About this artwork
McTaggart's energetic brush work and bold colour convey the power of the thunderous sky, lashing wind and turbulent sea. Man's vulnerability and courageous struggle in relation to natural forces are suggested through the tiny fishing vessel at sea and the launching of a rescue boat from the shore. Anxious families wait in the foreground. The figures are fully integrated into the landscape which was worked up in McTaggart's studio, but based on a smaller version painted out of doors at Carradale in Kintyre in 1883. Andrew Carnegie, the industrialist and philanthropist, bought the painting which was later presented to the gallery by his widow.
- title: The Storm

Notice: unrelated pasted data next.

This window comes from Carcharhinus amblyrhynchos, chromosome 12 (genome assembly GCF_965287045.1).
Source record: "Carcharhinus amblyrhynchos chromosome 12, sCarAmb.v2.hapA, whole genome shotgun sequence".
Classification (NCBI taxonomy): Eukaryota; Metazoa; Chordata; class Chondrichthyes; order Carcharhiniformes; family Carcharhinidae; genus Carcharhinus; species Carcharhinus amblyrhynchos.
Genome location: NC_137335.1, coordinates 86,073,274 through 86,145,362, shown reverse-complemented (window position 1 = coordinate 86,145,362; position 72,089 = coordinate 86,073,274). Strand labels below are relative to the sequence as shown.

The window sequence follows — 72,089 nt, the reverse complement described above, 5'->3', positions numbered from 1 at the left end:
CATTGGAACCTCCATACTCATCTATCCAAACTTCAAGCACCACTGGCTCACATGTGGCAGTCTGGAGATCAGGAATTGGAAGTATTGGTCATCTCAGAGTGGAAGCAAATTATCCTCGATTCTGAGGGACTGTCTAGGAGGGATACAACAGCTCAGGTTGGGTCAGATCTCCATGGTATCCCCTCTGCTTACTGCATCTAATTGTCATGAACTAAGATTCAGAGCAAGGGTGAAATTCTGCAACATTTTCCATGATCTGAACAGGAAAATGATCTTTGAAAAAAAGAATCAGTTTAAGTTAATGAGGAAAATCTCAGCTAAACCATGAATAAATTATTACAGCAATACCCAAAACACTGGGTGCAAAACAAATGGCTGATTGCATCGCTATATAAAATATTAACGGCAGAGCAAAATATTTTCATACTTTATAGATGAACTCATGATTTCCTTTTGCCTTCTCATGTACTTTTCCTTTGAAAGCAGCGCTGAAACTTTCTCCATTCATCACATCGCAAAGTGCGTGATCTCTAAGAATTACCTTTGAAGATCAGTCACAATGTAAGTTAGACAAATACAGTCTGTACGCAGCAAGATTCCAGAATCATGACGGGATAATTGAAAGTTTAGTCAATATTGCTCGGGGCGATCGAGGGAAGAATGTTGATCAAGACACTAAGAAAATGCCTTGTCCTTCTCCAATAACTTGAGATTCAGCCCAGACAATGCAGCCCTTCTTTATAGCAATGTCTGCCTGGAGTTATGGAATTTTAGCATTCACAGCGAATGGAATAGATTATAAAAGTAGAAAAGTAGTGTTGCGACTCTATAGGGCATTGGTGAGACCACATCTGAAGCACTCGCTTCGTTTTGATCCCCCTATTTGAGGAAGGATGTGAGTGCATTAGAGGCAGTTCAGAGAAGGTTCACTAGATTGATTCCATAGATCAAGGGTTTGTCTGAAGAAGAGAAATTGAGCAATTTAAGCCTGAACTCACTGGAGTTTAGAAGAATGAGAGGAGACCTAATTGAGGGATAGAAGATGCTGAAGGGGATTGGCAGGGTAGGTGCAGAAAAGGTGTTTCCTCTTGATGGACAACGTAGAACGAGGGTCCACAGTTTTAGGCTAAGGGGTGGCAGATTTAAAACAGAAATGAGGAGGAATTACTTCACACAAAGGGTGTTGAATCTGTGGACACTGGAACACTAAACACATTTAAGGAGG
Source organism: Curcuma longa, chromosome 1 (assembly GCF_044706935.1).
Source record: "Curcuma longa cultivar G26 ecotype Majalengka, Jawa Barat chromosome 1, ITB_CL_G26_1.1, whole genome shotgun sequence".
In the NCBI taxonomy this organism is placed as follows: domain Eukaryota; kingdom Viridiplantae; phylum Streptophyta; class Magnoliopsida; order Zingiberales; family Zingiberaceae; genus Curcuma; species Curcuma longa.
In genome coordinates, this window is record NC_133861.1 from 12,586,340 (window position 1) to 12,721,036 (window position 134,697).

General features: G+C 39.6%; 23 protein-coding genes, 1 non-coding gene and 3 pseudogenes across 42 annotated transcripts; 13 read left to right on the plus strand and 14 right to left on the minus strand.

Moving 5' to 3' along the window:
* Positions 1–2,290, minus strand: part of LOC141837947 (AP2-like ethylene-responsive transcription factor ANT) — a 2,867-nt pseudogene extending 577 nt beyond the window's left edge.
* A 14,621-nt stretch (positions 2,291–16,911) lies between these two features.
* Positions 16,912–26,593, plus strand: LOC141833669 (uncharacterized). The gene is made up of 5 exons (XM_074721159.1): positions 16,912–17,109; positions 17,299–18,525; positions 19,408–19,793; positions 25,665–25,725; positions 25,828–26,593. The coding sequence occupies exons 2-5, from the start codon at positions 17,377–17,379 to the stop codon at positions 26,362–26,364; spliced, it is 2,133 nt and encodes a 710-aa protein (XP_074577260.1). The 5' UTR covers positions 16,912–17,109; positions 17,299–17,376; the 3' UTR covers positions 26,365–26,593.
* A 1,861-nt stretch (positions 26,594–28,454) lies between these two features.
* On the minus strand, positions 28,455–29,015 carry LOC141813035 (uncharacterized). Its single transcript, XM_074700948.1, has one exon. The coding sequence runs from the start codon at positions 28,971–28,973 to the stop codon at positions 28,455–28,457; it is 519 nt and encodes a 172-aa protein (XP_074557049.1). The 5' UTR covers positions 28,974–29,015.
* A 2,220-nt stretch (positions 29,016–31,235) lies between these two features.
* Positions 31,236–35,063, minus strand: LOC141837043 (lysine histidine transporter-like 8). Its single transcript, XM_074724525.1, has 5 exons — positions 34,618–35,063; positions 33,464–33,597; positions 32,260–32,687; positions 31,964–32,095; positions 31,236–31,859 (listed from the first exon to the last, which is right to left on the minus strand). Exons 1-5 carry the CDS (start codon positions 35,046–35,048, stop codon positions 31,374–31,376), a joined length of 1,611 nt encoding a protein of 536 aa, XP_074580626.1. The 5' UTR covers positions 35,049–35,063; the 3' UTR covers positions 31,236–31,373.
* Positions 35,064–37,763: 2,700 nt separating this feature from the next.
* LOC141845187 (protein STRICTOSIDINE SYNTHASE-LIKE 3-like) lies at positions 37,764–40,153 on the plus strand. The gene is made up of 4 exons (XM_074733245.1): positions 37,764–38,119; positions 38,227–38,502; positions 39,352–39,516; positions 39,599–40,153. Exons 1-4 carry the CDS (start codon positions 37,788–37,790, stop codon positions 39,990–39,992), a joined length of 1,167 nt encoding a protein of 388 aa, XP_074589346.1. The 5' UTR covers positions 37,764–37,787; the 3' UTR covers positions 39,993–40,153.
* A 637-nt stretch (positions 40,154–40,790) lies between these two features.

- accession number: NG 1834
- artist: William McTaggartScottish (1835 - 1910)
- gallery: Scottish National Gallery(On Display)
- object type: Painting
- subject: The sea
- materials: Oil on canvas
- date created: 1890
- measurements: 122.00 x 183.00 cm (framed: 168.00 x 229.40 x 22.00 cm)
- credit line: Presented by Mrs Andrew Carnegie 1935
- photographer: Antonia Reeve
McTaggart's land and seascapes reflect his fascination with nature and man's relationship with it. His bold colours and vigorous brushwork find parallels in Impressionist painting, although essentially form part of a distinct Scottish tradition. They also echo qualities in paintings by Constable and Turner, whom he admired. McTaggart was born on the Mull of Kintyre and returned there frequently from his studio in Glasgow and later from his home in Broomieknow, just outside Edinburgh. He trained in Edinburgh at the Trustees' Academy and enjoyed early success when elected as an Associate of the Royal Scottish Academy aged twenty-four.